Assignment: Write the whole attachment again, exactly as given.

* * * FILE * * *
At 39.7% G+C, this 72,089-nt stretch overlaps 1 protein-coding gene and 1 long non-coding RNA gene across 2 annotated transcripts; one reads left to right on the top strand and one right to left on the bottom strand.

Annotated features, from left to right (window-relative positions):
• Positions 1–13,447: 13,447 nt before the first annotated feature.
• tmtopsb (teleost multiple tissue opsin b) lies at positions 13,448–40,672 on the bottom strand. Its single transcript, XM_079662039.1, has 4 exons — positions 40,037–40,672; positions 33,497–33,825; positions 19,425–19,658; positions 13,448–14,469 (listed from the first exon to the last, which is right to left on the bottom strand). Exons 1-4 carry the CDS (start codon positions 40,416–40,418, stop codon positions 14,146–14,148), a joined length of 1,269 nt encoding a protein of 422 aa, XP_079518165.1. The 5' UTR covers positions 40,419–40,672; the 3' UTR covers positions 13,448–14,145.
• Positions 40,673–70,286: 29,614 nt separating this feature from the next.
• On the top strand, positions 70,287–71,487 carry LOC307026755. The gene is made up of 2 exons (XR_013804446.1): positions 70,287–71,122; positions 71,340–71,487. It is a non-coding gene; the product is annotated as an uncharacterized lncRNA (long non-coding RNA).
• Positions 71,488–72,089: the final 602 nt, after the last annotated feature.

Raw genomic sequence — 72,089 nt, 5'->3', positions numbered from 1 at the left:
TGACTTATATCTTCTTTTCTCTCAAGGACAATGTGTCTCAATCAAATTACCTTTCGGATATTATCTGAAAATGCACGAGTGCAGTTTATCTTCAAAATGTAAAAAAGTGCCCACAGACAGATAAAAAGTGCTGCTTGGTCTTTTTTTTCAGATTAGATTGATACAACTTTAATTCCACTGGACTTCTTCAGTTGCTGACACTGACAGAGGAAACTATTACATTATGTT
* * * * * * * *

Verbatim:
At 39.7% G+C, this 72,089-nt stretch overlaps 1 protein-coding gene and 1 long non-coding RNA gene across 2 annotated transcripts; one reads left to right on the top strand and one right to left on the bottom strand.

Annotated features, from left to right (window-relative positions):
• Positions 1–13,447: 13,447 nt before the first annotated feature.
• tmtopsb (teleost multiple tissue opsin b) lies at positions 13,448–40,672 on the bottom strand. Its single transcript, XM_079662039.1, has 4 exons — positions 40,037–40,672; positions 33,497–33,825; positions 19,425–19,658; positions 13,448–14,469 (listed from the first exon to the last, which is right to left on the bottom strand). Exons 1-4 carry the CDS (start codon positions 40,416–40,418, stop codon positions 14,146–14,148), a joined length of 1,269 nt encoding a protein of 422 aa, XP_079518165.1. The 5' UTR covers positions 40,419–40,672; the 3' UTR covers positions 13,448–14,145.
• Positions 40,673–70,286: 29,614 nt separating this feature from the next.
• On the top strand, positions 70,287–71,487 carry LOC307026755. The gene is made up of 2 exons (XR_013804446.1): positions 70,287–71,122; positions 71,340–71,487. It is a non-coding gene; the product is annotated as an uncharacterized lncRNA (long non-coding RNA).
• Positions 71,488–72,089: the final 602 nt, after the last annotated feature.

Raw genomic sequence — 72,089 nt, 5'->3', positions numbered from 1 at the left:
TGACTTATATCTTCTTTTCTCTCAAGGACAATGTGTCTCAATCAAATTACCTTTCGGATATTATCTGAAAATGCACGAGTGCAGTTTATCTTCAAAATGTAAAAAAGTGCCCACAGACAGATAAAAAGTGCTGCTTGGTCTTTTTTTTCAGATTAGATTGATACAACTTTAATTCCACTGGACTTCTTCAGTTGCTGACACTGACAGAGGAAACTATTACATTATGTT